J G Farrell and the last gasp of the British empire

NS critics on the winner of the Lost Man Booker Prize.

As the reading season approaches, one book readers might not have thought to pack on holiday, but which would well deserve their leisure time, is J G Farrell's Troubles (Phoenix), which was this week declared the winner of the Lost Man Booker Prize, a one-off award for the best books of 1970 -- never considered for the Booker because of a change in the rules that year.

Set on the east coast of Ireland in 1919 -- the eve of the Irish war of independence -- Troubles tells the tragicomic story of Major Brendan Archer, recently discharged from the British army, who visits a down-at-heel hotel, the Majestic, in the hope of finding a woman he is convinced must be his fiancée.

Troubles was the first of what became known as Farrell's "Empire trilogy", a series of novels that explored the decline of the British empire. Writing in the New Statesman in 1999, Tony Gould recalled Farrell's long-standing preoccupation with the subject:

"It seemed to me," [Farrell] once said, "that the really interesting thing that's happened during my lifetime has been the decline of the British empire." He also remarked that "being half Irish and half English I'm able to look at the same thing from both sides -- from that of the colonist and the colonised".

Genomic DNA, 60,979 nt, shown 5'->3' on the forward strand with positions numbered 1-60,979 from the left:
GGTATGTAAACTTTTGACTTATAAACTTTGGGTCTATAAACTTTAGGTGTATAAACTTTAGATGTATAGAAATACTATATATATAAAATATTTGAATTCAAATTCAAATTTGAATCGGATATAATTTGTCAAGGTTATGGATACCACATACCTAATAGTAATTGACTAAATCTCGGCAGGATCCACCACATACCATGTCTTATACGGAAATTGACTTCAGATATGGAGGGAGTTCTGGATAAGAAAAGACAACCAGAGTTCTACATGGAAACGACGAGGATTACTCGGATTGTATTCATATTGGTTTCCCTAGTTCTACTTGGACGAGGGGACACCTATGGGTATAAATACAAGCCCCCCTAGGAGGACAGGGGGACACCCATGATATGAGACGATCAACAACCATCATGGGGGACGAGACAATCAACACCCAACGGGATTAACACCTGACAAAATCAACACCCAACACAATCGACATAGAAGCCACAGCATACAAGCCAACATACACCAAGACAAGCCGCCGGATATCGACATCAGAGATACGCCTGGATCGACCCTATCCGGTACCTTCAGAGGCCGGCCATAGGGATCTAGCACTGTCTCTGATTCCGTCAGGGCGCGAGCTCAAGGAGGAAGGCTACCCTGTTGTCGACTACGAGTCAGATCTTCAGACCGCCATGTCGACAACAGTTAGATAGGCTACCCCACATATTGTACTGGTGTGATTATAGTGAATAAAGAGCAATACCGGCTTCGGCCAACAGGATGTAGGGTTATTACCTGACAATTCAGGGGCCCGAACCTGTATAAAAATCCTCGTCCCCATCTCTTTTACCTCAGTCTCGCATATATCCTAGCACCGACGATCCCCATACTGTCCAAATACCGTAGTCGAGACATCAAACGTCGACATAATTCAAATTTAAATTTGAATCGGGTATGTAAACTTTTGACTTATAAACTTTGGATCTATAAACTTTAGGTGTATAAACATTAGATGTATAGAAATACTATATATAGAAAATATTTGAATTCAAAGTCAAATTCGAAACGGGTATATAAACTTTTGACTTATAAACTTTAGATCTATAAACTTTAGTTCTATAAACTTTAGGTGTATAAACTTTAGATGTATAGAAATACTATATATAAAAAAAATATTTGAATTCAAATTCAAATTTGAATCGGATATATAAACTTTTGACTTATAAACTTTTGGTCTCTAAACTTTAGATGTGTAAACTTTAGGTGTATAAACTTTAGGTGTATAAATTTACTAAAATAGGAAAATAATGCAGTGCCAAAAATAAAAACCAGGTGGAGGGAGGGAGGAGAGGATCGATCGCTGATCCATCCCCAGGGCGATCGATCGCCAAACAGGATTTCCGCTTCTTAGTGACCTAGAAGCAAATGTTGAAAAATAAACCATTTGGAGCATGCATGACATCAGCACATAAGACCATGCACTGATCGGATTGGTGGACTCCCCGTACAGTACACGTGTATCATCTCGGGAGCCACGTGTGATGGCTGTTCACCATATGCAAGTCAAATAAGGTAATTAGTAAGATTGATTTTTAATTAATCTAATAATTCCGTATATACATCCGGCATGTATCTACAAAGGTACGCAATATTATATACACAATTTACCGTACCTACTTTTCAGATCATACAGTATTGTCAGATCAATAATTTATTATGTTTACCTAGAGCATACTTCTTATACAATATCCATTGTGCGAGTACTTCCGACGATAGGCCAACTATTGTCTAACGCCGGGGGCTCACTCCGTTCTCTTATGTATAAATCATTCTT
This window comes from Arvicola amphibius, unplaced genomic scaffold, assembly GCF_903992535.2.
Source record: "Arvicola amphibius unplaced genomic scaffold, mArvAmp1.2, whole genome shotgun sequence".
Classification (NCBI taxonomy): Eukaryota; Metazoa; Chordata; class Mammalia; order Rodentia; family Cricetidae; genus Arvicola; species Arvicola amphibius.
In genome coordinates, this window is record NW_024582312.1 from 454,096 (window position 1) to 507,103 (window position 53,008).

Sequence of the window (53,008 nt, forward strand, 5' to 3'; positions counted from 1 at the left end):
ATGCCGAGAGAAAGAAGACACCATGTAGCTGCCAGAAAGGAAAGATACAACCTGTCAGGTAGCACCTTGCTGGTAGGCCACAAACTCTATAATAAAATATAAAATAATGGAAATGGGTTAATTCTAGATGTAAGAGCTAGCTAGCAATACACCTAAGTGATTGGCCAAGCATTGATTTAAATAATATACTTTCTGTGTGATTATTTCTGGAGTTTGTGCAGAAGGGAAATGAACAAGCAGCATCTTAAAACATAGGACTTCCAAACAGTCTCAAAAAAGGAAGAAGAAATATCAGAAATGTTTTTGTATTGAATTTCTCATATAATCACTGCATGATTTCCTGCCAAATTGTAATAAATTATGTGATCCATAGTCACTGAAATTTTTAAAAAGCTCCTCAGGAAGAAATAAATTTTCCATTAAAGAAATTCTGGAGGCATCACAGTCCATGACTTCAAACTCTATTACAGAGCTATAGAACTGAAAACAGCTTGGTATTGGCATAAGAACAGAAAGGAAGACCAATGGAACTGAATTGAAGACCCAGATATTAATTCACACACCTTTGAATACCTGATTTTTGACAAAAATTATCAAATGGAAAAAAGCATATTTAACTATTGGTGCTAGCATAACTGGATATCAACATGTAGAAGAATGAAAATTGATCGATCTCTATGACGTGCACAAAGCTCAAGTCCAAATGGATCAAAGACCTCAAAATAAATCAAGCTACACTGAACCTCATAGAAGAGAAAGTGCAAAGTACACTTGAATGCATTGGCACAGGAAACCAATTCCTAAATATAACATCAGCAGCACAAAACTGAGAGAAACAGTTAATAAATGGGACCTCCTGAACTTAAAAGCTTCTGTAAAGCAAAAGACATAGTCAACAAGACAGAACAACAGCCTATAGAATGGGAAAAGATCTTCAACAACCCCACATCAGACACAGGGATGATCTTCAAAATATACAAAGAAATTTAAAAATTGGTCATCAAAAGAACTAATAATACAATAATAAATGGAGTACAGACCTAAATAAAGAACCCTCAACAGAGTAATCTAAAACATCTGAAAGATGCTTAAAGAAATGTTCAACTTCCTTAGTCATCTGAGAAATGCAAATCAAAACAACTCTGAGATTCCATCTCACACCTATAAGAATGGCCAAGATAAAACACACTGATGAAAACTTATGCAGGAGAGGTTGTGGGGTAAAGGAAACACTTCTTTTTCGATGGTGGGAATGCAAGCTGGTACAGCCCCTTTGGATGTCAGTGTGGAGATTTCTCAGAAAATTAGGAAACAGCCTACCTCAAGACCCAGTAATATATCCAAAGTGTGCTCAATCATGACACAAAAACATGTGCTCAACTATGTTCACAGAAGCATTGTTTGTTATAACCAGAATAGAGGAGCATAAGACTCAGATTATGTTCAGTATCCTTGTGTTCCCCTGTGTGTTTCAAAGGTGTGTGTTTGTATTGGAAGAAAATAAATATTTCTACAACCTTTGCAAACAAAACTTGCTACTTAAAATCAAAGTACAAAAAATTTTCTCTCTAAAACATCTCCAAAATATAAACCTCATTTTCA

His work was also saluted in the NS by the literary critic Christopher Tayler, who wrote:

Farrell's writing is well worth rediscovering. Sardonic, generous, eccentric and sad, it seems as original now as it must have done in the 1970s, before successive waves of historical and post-colonial fiction dampened the memory of Farrell's achievements in this line. His "trilogy" is concerned with the gap between imperial ideals and imperial practice -- with the idea that "a nation", as one of his characters comes to suspect, "does not create itself according to its own best ideas, but is shaped by other forces, of which it has little knowledge". Yet the novels are never earnest or pompous. On the contrary, they are often extremely funny, combining vivid historical backdrops with an ironic, absurd sense of humour pitched somewhere between P G Wodehouse and Samuel Beckett.

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“Minoan pendant”: a new poem by Mark Granier

“Yes – I press my nose / to the pleasantly warm glass – / it’s a copy of one I saw / cased in the cool museum”

Yes – I press my nose
to the pleasantly warm glass –
it’s a copy of one I saw
cased in the cool museum –
gold beaten to honey, a grainy
oval dollop, flanked by two
slim symmetrical bees –

garland for a civilisation’s
rise and collapse, eye-dropped
five thousand years: a flash
of evening sun on a windscreen
or wing mirror – Heraklion’s
scooter-life buzzing and humming –

as I step in to browse, become
mesmerised by the warm
dark eyes of the woman
who gives her spiel and moves
softly and with such grace,
that, after leaving, I hesitate

a moment on the pavement
then re-enter with a question
I know not to ask, but ask
anyway, to hear her voice
soften even more as she smiles
and shakes her hair – no.

Mark Granier is an Irish poet and photographer. He is the author of four collections of poetry, most recently Haunt (Salmon).

This article first appeared in the 16 June 2016 issue of the New Statesman, Britain on the brink